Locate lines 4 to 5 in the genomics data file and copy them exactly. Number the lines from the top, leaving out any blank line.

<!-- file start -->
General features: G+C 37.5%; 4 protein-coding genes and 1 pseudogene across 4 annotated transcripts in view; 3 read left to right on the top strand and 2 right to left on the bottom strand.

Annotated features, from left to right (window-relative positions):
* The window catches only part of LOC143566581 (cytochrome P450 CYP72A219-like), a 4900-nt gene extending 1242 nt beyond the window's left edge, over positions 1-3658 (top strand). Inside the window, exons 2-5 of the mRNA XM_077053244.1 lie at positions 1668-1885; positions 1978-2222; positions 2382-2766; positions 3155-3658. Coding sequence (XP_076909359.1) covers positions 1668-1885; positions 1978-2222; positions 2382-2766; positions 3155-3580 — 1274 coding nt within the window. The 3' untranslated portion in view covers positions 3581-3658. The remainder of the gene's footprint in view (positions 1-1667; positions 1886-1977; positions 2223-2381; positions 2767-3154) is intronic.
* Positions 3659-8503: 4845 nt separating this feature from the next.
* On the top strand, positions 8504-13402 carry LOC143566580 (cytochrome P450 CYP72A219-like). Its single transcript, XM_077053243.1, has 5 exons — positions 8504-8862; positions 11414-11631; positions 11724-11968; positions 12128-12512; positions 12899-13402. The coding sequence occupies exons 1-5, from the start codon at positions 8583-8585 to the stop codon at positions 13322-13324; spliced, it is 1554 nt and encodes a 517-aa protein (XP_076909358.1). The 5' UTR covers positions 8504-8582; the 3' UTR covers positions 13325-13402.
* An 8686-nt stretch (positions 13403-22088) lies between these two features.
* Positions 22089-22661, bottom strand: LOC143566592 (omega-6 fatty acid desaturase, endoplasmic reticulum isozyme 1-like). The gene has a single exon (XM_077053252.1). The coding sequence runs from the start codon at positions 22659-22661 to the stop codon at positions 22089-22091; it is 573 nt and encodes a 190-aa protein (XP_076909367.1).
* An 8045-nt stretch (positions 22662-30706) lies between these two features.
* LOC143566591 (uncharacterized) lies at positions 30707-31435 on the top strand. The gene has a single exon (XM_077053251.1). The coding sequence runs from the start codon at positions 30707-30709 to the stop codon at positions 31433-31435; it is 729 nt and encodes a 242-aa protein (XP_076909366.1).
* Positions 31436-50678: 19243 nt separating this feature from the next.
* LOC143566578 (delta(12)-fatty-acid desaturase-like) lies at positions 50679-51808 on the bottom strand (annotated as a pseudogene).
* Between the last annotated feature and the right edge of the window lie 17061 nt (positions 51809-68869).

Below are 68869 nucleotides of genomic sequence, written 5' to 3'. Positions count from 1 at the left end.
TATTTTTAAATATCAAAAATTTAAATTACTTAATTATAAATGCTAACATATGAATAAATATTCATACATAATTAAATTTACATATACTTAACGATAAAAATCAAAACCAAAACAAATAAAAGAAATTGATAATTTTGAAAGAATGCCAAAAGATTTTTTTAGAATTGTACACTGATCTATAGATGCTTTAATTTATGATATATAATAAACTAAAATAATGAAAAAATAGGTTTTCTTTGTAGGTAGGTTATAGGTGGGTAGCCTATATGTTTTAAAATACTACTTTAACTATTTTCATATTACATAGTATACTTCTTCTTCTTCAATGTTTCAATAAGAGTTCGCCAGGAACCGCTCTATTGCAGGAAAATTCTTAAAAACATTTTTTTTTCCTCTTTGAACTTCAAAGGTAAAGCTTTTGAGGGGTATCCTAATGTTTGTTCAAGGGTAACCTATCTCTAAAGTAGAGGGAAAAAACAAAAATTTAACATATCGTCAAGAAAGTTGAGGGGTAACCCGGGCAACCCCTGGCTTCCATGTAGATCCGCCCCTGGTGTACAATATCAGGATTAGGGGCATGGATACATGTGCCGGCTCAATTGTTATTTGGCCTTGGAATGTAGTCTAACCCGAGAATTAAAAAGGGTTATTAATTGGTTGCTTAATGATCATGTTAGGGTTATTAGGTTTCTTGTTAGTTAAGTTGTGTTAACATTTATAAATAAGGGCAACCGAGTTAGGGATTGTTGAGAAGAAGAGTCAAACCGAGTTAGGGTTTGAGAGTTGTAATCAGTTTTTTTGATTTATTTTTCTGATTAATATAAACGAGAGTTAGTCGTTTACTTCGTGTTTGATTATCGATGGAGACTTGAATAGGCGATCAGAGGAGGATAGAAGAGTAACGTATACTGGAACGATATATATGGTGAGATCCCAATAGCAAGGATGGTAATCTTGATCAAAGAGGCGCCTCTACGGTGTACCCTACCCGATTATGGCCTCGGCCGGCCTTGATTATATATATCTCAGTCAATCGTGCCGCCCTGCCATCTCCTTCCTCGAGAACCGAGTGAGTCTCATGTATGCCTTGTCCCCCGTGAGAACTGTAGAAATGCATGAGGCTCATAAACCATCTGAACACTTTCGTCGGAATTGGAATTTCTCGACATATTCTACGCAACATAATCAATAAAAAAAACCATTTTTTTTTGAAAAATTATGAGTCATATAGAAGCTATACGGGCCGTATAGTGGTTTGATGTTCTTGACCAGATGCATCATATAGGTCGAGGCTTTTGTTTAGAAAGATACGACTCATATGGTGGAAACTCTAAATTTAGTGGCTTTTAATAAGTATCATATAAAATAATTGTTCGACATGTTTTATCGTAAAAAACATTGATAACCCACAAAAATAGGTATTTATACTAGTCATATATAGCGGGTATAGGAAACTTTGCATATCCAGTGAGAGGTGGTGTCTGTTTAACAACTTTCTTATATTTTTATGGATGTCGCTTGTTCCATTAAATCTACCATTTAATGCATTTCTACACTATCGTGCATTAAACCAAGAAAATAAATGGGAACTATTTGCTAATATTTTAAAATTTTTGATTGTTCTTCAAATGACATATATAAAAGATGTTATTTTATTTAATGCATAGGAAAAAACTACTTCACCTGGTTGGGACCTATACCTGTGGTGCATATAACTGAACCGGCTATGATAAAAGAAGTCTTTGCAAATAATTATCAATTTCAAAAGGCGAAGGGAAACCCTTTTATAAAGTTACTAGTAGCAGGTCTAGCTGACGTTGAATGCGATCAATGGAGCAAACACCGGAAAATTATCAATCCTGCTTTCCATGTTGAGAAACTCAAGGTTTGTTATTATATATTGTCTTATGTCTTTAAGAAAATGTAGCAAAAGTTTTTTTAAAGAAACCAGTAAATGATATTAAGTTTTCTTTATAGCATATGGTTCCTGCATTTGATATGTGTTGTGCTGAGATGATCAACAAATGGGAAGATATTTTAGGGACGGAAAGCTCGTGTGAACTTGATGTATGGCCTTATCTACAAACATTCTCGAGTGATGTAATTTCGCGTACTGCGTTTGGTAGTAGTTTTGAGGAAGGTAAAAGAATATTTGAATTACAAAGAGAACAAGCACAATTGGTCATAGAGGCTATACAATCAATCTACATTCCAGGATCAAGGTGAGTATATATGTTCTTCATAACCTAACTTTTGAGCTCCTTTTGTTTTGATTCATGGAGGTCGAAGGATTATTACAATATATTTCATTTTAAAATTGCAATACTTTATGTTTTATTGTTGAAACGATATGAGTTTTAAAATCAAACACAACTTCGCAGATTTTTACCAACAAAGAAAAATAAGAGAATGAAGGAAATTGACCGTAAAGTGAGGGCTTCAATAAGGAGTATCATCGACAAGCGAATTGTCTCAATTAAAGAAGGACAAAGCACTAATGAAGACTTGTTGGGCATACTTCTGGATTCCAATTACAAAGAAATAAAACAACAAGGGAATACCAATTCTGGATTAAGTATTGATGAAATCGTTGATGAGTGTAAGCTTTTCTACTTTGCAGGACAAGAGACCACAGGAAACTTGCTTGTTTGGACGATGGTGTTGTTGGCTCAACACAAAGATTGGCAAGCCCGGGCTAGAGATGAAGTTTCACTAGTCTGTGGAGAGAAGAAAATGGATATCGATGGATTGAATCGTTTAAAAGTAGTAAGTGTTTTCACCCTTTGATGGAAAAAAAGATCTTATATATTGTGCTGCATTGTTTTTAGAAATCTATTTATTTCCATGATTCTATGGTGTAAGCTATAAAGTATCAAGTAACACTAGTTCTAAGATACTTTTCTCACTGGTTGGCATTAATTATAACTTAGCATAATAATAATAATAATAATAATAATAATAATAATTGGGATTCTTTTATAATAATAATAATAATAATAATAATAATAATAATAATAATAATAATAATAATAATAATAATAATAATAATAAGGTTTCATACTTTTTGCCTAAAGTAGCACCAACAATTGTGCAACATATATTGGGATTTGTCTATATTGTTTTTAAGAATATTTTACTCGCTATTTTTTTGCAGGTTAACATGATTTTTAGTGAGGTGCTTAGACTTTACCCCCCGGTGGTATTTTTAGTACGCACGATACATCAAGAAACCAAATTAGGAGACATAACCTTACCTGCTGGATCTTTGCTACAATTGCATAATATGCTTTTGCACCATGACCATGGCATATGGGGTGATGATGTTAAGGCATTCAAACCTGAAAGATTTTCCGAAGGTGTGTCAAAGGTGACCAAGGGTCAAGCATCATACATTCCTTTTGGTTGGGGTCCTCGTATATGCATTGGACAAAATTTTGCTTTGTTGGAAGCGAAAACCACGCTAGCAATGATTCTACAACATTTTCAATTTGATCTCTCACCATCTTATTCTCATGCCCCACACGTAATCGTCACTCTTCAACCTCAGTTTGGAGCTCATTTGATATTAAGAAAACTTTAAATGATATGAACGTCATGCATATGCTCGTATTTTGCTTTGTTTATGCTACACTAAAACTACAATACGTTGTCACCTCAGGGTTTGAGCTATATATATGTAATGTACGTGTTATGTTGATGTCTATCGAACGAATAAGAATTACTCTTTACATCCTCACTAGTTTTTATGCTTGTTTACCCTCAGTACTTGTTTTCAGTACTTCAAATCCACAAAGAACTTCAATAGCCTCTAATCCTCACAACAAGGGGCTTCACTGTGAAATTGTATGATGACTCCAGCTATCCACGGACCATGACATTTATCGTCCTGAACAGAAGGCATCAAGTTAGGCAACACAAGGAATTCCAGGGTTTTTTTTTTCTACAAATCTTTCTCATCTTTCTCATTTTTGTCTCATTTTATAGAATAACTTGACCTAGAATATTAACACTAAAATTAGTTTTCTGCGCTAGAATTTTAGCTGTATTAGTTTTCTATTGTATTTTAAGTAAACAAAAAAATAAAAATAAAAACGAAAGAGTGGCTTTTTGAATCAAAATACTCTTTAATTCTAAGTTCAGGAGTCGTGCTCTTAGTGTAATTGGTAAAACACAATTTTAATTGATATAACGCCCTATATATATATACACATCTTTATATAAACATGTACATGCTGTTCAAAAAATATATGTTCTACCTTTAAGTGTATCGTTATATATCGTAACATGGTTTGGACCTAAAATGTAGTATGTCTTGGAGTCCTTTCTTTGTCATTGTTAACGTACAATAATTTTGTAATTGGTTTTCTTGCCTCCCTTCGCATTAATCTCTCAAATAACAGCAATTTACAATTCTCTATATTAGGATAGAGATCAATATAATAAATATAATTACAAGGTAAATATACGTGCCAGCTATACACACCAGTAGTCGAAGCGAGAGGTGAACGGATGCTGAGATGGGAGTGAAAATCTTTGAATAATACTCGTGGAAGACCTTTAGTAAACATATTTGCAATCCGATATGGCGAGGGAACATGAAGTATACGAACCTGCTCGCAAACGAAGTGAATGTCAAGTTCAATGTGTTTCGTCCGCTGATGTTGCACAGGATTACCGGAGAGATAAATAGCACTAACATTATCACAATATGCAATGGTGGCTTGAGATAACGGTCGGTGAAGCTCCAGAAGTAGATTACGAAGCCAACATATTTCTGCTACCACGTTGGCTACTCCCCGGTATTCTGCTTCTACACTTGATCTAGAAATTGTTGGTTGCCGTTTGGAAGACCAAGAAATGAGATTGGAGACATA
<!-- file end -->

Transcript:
* Positions 3659-8503: 4845 nt separating this feature from the next.
* On the top strand, positions 8504-13402 carry LOC143566580 (cytochrome P450 CYP72A219-like). Its single transcript, XM_077053243.1, has 5 exons — positions 8504-8862; positions 11414-11631; positions 11724-11968; positions 12128-12512; positions 12899-13402. The coding sequence occupies exons 1-5, from the start codon at positions 8583-8585 to the stop codon at positions 13322-13324; spliced, it is 1554 nt and encodes a 517-aa protein (XP_076909358.1). The 5' UTR covers positions 8504-8582; the 3' UTR covers positions 13325-13402.